Tony Sparano’s coaching weakness became obvious when the Dolphins dismantled the Jets on Sunday. His complete inability to adapt to the unexpected was apparent when Miami added a wrinkle to its pressure package. The same lack of adaptability that led to his dismissal as the head coach of the Dolphins, left the Jets offense sputtering and unable to make the corrections needed to right the ship.
The Jets suffer from the same uncreative approach that has become passé in the NFL. Professional football games can no longer be dictated by power offense and brute force defense. The Miami Dolphins showed a corner blitz package for the first time this season, Tony Sparano and the Jets were unable to respond.
It was a brilliant move by the Dolphins to bring something completely different to the table. Jimmy Wilson and Nolan Carroll performed the blitzes to perfection and it was evident Mark Sanchez was unaware of the break down in protection. Sparano on the sideline going over reams of pictures with Sanchez trying to understand, made it easy to see why the Dolphins could not adjust last season with Sparano at the helm.
Football cannot be played in a vacuum, it is a series of adjustments made as the opposition shows his hand. This new perspective as the opponent playing against Sparano, confirmed his inability to adjust. It is what Ricky Williams meant when he said Sparano is a “micro-manager.” Taking a rigid approach to a game plan leads to failure when the plan does not work and there is no room for adjustment. Watching Sparano try to diagnose the Dolphins blitz left the impression there was nothing to fall back on if the original plan did not work.
The entire Jets staff was unprepared for the attacking Dolphins game plan. Mike Westhoff was stunned by an early on-sides kick and assumed Miami had played the one unexpected card they had in the deck, little did Westhoff know, the deck was loaded!
Tim Tebow was added as the personal protector to the punter because he enabled the Jets options like the fake they ran successfully against Miami in the last meeting. There was little consideration taken to the fact Tebow has never truly had to block anyone in his football career. Instead of worrying about what Tebow may do, Miami exploited his inexperience. It was genius coaching from the mind frame of aggression.
Leading 20-0 surely Miami would not try anything fancy against a kicker who had not missed a field goal this season. Again Westhoff, Ryan and Sparano failed to recognize Miami’s aggressive game plan, 20-0 was not enough. Following the game, Westhoff admitted it was the worst game he coached in his 40 years in the NFL. The blocked field goal added to the frustration that may have changed to momentum had the kick been successful.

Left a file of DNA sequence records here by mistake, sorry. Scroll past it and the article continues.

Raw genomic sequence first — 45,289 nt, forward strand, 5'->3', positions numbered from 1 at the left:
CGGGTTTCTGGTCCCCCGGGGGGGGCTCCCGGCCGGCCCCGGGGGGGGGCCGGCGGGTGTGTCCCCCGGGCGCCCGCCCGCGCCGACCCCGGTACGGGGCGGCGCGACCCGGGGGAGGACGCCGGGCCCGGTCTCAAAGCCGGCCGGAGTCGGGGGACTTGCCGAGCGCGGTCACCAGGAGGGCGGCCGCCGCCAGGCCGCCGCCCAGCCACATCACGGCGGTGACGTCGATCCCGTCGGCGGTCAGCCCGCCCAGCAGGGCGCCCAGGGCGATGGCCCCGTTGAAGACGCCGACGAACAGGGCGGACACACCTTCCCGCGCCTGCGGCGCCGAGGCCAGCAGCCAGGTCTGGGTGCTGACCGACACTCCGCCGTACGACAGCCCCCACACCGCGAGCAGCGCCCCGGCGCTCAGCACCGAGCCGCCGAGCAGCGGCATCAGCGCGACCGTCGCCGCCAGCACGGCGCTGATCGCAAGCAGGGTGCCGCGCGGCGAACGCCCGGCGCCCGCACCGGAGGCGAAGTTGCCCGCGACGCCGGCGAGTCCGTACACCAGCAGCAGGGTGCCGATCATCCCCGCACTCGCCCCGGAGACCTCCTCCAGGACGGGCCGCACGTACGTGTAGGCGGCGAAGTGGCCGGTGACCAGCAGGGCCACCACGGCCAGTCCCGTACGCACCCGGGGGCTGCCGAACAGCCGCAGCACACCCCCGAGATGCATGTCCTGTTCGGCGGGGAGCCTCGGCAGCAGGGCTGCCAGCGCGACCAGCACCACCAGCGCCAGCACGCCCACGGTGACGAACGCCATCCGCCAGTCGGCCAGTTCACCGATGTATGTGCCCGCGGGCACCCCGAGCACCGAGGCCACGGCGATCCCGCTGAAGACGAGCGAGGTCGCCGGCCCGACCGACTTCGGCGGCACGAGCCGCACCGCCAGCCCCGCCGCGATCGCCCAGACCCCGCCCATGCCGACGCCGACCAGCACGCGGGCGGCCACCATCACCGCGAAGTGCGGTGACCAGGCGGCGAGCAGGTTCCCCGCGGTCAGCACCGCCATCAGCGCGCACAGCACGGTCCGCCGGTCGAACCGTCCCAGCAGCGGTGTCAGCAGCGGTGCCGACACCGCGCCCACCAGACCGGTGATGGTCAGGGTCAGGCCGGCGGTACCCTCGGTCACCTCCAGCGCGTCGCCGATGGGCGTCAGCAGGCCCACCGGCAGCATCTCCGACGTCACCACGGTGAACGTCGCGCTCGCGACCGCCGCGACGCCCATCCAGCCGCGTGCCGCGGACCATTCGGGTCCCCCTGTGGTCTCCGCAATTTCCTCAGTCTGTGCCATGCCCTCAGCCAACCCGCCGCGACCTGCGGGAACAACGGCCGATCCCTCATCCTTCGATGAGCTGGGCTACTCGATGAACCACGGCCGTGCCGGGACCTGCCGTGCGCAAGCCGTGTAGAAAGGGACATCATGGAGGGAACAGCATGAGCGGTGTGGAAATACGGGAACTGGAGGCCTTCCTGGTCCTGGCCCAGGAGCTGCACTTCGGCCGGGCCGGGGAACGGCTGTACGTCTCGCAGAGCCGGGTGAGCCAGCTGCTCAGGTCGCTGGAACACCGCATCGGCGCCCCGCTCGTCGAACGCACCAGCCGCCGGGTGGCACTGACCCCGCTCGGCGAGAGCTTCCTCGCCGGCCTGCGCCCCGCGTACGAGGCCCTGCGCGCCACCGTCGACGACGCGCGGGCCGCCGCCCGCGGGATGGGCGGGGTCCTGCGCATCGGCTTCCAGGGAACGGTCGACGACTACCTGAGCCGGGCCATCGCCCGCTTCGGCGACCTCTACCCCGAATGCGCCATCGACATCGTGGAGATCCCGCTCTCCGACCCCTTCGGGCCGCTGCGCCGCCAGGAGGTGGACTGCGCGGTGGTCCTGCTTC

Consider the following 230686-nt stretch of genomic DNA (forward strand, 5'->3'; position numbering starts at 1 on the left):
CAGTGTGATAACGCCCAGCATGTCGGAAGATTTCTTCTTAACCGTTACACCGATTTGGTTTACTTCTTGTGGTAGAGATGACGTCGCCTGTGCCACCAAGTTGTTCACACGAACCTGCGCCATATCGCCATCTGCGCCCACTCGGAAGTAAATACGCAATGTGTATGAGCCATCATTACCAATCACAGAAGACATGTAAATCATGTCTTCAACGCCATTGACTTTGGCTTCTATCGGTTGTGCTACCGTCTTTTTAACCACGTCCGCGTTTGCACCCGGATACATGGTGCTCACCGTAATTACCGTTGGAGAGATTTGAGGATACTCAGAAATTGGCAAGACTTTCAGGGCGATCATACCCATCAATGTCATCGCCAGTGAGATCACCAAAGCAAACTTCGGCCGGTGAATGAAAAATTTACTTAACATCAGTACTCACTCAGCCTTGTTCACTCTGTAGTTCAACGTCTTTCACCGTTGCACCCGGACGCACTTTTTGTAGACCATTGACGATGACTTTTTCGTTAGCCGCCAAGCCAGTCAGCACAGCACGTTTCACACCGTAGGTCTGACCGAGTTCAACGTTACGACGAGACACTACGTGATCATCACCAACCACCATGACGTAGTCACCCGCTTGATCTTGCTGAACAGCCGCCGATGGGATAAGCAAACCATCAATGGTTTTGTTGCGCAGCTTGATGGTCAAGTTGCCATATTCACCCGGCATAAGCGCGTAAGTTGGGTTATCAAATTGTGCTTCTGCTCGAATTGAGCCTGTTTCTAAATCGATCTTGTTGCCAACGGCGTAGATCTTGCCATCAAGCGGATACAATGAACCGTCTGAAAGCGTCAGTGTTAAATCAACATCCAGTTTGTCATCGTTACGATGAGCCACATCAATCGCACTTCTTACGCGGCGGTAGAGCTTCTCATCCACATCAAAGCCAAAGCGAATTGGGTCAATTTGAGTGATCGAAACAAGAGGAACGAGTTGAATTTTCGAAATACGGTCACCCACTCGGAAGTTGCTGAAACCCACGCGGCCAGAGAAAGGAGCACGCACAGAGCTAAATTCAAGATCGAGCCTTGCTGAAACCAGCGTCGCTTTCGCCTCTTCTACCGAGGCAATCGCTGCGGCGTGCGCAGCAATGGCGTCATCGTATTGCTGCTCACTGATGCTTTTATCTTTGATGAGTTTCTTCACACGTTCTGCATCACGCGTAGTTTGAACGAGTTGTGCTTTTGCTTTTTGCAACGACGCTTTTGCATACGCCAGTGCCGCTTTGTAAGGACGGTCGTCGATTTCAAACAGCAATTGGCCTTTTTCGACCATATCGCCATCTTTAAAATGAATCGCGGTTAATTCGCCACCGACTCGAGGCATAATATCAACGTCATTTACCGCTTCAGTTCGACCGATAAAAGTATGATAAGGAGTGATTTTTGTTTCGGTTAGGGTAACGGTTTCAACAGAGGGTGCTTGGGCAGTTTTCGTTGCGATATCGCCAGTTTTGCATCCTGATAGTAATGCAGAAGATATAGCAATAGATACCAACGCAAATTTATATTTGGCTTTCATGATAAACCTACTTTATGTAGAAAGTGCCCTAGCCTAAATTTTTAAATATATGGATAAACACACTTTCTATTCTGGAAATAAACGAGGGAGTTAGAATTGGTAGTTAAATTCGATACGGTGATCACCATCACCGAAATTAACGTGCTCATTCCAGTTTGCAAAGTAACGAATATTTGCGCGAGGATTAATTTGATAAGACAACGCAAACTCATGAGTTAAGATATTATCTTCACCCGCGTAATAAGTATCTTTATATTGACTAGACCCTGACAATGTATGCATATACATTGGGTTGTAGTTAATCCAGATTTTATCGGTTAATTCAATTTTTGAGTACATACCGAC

The Jets had the misconception that talking a good game and making veiled threats to injure another team’s playmakers is enough to make opponents play timid. Ryan and his crew are like the bully gang in the schoolyard, most of what they do is talk. When the real fighting starts it's the heart of the dog that wins out over empty words. The great Gods of football seem to bounce the ball in the right direction for the underdog Dolphins, so maybe there is something to Reggie Bush's backhanded statement about karma, it comes around...
Ryan, Sparano and Westhoff have built a reputation of being tough guys, playing a hard hitting brand of football, but being smart is not part of the equation. Punch a team in the mouth, take out the rookie QB on the second drive and watch them crumble. Most times it will work, but not when a team, coming off a bye week has doubled the preparation all the way to the backup QB. Matt Moore never missed a beat.
Miami heard about the “hot sauce” and the “head hunters,” but it was all talk. A violent straight arm early by Reggie Bush showed which heads should be on a swivel. All the way through to Richey Incognito waving bye-bye to a bench that was wishing it was as empty as the stadium. The biggest game in a season nearly half over and the Jets were no-shows, their actions did not back their words.
Rex Ryan never told his players talk was cheap, Tony Sparano had no answers for the corner blitz and Mike Westhoff forgot Tim Tebow is a quarterback not a punt protector. The Dolphins clearly outplayed the Jets, but this was a coaching victory. Joe Philbin, Mike Sherman, Kevin Coyle and Darren Rizzi put together a flawless game plan and the players executed it to perfection.
No need for the Dolphins to talk about the win, Mike Westhoff said it best, “that's as bad as it’s been in my entire career.” Westhoff was speaking for the entire Jets coaching staff who know they were demoralized by a superior staff and a team that would not be denied.
Hello NFL, welcome the Miami Dolphins to the playoff hunt!